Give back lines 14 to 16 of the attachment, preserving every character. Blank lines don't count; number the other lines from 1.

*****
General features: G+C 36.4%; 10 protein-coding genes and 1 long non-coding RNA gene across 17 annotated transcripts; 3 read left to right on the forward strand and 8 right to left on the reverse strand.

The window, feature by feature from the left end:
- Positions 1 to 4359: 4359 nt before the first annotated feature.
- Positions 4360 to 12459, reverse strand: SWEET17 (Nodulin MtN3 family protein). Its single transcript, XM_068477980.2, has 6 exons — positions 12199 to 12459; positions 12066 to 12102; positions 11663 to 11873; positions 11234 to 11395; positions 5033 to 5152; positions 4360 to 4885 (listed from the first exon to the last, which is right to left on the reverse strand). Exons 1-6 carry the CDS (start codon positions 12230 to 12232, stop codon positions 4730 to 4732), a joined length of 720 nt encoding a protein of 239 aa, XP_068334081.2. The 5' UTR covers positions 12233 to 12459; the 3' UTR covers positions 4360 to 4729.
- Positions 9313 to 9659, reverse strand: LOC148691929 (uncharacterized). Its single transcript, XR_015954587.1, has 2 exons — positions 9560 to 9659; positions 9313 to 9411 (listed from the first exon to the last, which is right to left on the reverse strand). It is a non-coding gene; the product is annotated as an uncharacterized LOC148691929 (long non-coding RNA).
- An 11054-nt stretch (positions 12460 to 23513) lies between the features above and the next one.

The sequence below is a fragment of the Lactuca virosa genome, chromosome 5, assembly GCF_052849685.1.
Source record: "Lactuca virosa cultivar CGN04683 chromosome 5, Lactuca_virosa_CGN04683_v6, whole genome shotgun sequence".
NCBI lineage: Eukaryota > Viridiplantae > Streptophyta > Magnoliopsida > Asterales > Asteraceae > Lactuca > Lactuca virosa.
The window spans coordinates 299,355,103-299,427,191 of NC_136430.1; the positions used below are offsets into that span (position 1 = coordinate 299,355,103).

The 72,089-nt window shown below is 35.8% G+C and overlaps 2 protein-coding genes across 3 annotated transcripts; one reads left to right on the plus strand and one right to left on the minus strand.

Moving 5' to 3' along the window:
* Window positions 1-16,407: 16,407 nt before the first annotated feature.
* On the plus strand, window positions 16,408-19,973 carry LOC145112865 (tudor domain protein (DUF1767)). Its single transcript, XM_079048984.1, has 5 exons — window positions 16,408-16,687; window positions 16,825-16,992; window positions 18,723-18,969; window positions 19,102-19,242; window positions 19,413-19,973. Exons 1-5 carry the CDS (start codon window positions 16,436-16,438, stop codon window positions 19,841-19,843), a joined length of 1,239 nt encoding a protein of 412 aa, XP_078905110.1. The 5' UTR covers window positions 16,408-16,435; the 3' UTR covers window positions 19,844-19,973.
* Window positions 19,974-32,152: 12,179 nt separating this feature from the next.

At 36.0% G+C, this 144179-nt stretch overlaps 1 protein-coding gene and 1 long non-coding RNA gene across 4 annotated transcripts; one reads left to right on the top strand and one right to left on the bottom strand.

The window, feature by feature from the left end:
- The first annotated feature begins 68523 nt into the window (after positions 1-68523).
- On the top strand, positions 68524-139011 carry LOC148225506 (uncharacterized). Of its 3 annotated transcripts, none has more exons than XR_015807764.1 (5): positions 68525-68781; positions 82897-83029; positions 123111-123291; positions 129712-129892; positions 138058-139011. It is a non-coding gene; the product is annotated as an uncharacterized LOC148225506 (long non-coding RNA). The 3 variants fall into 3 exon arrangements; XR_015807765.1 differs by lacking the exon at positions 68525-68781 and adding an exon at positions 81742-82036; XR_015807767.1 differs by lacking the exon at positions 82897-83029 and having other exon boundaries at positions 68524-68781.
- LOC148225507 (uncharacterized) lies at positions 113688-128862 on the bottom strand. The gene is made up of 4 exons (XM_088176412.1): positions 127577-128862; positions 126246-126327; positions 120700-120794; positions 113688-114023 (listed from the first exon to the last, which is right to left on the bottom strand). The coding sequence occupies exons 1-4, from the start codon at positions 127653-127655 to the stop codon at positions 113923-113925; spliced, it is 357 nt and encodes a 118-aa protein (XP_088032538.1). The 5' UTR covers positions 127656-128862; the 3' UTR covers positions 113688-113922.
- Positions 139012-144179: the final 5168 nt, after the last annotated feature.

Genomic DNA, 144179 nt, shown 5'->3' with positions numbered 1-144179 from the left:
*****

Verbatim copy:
* On the plus strand, window positions 16,408-19,973 carry LOC145112865 (tudor domain protein (DUF1767)). Its single transcript, XM_079048984.1, has 5 exons — window positions 16,408-16,687; window positions 16,825-16,992; window positions 18,723-18,969; window positions 19,102-19,242; window positions 19,413-19,973. Exons 1-5 carry the CDS (start codon window positions 16,436-16,438, stop codon window positions 19,841-19,843), a joined length of 1,239 nt encoding a protein of 412 aa, XP_078905110.1. The 5' UTR covers window positions 16,408-16,435; the 3' UTR covers window positions 19,844-19,973.
* Window positions 19,974-32,152: 12,179 nt separating this feature from the next.

At 36.0% G+C, this 144179-nt stretch overlaps 1 protein-coding gene and 1 long non-coding RNA gene across 4 annotated transcripts; one reads left to right on the top strand and one right to left on the bottom strand.